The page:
Making Curriculum Pop Unveils New Tools to Help Educators and Youngsters in Writing Efforts

I hope you'll all try out the new tools we've added to The announcement with details appears below. Thanks/Bill Zimmerman Unveils New Features
to Help ESL, Literacy Students Write, Read and Tell Stories

Dear reader,

Some good news to share with you! has launched a new version of its educational comics web site with added features to enrich the experience of students as they write, read and tell comic strip stories online.

.We have increased the number of diverse fun comic characters to 20. Each character has four different emotions – happy, sad, angry, worried --that can be deployed in stories, for a total of 80 different faces and expressions. Users can select the ones they want and write words for blank talk and thought balloons to make characters talk and think.

.We have added a new function that displays 25 objects and environments that can go with the characters as stories are created. These objects include foods, hobbies, toys and sports equipment. In addition, there are trees, flowers, buildings, sun and moon. By adding these objects to the comic panels, students can create more complex, interesting stories and in so doing, practice new words. Seven languages, including English and Spanish, can be used on the site, and a teacher’s guide is provided.

.We have linked to our other web site,, which features many interactive activities and idea prompts from my books to help reluctant writers express themselves. The activities range from providing subject prompts to encourage story and personal writing, to keeping a diary, to recording family oral histories, to creating paper memory quilts that depict students’ lives and achievements. Also featured are a writer’s prompt blog and many printables and templates for creating comic stories.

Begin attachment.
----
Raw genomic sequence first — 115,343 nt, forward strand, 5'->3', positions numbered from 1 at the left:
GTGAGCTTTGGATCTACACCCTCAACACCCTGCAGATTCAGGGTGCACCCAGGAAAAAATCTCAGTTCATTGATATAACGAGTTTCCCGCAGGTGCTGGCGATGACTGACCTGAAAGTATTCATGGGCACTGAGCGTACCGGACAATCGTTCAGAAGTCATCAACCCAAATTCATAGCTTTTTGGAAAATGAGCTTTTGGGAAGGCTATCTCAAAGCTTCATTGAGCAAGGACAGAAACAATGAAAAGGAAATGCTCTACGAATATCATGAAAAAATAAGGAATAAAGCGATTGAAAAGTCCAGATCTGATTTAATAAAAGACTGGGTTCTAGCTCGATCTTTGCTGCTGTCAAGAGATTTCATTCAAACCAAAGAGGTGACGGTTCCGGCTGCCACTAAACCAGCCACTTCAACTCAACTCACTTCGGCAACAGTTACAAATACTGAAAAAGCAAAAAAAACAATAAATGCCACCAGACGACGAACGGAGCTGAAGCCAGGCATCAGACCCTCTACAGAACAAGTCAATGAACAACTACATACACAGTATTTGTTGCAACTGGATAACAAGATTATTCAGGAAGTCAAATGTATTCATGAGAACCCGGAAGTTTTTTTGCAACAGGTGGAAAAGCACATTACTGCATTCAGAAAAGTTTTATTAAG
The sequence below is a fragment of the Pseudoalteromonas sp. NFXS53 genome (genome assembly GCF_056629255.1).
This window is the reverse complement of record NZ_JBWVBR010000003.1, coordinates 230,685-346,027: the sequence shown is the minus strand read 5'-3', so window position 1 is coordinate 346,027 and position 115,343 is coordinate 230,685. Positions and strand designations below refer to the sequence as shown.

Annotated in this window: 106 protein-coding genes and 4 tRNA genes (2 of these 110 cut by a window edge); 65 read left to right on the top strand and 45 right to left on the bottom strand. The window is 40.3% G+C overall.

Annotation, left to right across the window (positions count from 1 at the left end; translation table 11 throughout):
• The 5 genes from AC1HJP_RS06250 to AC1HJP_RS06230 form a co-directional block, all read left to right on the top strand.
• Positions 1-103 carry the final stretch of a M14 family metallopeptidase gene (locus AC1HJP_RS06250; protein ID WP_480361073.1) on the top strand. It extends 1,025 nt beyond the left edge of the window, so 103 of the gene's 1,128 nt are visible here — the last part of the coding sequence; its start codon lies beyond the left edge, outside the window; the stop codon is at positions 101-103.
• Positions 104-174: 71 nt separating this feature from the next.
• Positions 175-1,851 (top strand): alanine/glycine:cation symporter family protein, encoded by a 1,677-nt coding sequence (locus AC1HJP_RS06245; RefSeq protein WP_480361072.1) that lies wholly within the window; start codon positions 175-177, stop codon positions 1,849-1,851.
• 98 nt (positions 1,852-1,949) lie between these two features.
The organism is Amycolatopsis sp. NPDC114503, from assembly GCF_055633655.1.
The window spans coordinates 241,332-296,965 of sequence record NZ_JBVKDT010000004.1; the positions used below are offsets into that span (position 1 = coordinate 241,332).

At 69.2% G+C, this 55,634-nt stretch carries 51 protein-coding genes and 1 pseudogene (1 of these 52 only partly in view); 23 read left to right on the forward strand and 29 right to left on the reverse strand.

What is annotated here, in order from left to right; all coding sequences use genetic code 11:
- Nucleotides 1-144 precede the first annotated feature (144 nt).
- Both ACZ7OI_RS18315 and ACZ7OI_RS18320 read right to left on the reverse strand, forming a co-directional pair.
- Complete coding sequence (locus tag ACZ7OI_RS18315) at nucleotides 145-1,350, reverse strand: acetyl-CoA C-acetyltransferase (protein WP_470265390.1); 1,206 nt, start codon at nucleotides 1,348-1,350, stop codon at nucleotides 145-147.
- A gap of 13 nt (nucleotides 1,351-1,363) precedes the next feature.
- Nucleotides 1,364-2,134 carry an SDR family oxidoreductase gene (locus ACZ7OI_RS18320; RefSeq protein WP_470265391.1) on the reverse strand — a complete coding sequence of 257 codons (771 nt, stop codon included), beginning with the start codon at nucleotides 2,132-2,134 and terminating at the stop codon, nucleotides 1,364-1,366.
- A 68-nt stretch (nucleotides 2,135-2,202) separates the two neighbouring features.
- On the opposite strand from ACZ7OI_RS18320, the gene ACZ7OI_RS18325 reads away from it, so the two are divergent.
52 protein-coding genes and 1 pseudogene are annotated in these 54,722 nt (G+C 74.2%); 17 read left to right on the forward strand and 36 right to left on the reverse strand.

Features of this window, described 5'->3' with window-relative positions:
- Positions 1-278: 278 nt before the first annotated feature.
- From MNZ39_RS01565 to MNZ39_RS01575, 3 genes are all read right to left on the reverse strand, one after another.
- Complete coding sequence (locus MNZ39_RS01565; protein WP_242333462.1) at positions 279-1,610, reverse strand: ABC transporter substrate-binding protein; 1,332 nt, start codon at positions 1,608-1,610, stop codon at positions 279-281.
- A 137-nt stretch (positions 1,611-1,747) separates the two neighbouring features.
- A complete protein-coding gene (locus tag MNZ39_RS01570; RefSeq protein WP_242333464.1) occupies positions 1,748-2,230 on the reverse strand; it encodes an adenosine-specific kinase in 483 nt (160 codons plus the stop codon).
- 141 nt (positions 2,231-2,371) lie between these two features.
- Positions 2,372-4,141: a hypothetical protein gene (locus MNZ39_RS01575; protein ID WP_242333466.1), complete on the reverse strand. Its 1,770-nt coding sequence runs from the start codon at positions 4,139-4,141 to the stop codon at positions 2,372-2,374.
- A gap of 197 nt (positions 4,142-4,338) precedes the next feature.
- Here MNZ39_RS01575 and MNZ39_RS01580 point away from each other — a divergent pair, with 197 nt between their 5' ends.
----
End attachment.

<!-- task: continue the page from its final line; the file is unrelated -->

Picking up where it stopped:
Since we launched three years ago, more than 1.6 million people from 180 countries have visited. We were selected by Google and UNESCO as among the world’s most innovative web sites that encourage reading and literacy and won Parents’ Choice Foundation Recommended Award.

Our site is used by educators to teach language, reading and writing skills, and also for students in English as a Second Language programs to facilitate self-expression and storytelling, as well as computer literacy. Some educational therapists use the online comics with deaf and autistic people to help them understand concepts and communicate. Parents and children can create stories together, print them to create comic books or email them to friends. 

Our site is free.

Please try the new features with your students and children and send us your feedback. We want to be the best educational web site we can be for you. We hope you will share what we are doing with your colleagues.

Bill Zimmerman

Views: 28

Replies to This Discussion


Thanks for sharing - you might bold that key line and consider copying and pasting this into the ELL & ESL group as well as the Graphics Novels & Comics group!

Keep up the good work!

I love MakeBeliefsComix for what it does to encourage children's literacy. Thanks for letting us know Bill. I am off to check out the new functions.
Thank you, Susan, for your kind, supportive words. They mean a great deal to me.
I hope you and the children enjoy the new features on the site.
I use your site and love it!! I do have to ask, though, are you considering setting up a feature that will allow kids to save their work? I only have about 20 minutes a week w/ some of my classes, and by the time I explain everything to them and give them time to play, they have just a few min. to work. If they could save (by perhaps giving them a key or nickname that didn't require an e-mail), that would really, really help us teachers out!!
Dear Kelly,
Your suggestions are very good and valid. I hope to have a good save function in the future, but up to now have not been able to afford the programming costs.
There is a page on the site however -- -- which does have some information about saving the comics if you are comfortable with Photoshop.
The only other suggestion I can offer is to have students print out what they did create so far in the session, so that they'll have a copy they can complete the next time. Not a great solution, but an interim step.
I'll keep working on it to improve, but will need a bit more time.
Best wishes,



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